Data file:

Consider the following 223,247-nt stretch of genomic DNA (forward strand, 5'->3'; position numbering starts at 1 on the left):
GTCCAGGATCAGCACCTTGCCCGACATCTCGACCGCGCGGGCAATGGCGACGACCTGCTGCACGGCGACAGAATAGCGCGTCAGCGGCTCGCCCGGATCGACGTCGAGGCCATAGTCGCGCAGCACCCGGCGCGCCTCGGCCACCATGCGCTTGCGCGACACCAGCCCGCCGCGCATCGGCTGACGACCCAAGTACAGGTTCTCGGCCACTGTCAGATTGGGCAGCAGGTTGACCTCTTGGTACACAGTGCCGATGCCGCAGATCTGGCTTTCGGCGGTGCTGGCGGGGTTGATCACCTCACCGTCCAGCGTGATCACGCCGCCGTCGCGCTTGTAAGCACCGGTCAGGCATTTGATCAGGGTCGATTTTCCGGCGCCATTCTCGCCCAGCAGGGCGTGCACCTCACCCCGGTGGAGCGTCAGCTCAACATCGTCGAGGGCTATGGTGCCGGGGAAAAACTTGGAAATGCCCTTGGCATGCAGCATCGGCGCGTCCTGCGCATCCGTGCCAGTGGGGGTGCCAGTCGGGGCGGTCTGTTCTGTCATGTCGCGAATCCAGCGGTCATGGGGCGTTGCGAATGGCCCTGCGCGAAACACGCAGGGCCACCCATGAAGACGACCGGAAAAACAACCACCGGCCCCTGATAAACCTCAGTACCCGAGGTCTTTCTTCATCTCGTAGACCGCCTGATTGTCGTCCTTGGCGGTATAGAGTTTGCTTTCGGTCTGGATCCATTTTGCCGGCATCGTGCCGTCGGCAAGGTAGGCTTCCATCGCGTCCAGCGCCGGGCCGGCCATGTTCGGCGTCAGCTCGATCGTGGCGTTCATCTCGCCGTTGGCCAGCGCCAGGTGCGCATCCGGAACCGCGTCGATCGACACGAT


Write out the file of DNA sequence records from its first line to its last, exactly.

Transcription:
Consider the following 223,247-nt stretch of genomic DNA (forward strand, 5'->3'; position numbering starts at 1 on the left):
GTCCAGGATCAGCACCTTGCCCGACATCTCGACCGCGCGGGCAATGGCGACGACCTGCTGCACGGCGACAGAATAGCGCGTCAGCGGCTCGCCCGGATCGACGTCGAGGCCATAGTCGCGCAGCACCCGGCGCGCCTCGGCCACCATGCGCTTGCGCGACACCAGCCCGCCGCGCATCGGCTGACGACCCAAGTACAGGTTCTCGGCCACTGTCAGATTGGGCAGCAGGTTGACCTCTTGGTACACAGTGCCGATGCCGCAGATCTGGCTTTCGGCGGTGCTGGCGGGGTTGATCACCTCACCGTCCAGCGTGATCACGCCGCCGTCGCGCTTGTAAGCACCGGTCAGGCATTTGATCAGGGTCGATTTTCCGGCGCCATTCTCGCCCAGCAGGGCGTGCACCTCACCCCGGTGGAGCGTCAGCTCAACATCGTCGAGGGCTATGGTGCCGGGGAAAAACTTGGAAATGCCCTTGGCATGCAGCATCGGCGCGTCCTGCGCATCCGTGCCAGTGGGGGTGCCAGTCGGGGCGGTCTGTTCTGTCATGTCGCGAATCCAGCGGTCATGGGGCGTTGCGAATGGCCCTGCGCGAAACACGCAGGGCCACCCATGAAGACGACCGGAAAAACAACCACCGGCCCCTGATAAACCTCAGTACCCGAGGTCTTTCTTCATCTCGTAGACCGCCTGATTGTCGTCCTTGGCGGTATAGAGTTTGCTTTCGGTCTGGATCCATTTTGCCGGCATCGTGCCGTCGGCAAGGTAGGCTTCCATCGCGTCCAGCGCCGGGCCGGCCATGTTCGGCGTCAGCTCGATCGTGGCGTTCATCTCGCCGTTGGCCAGCGCCAGGTGCGCATCCGGAACCGCGTCGATCGACACGAT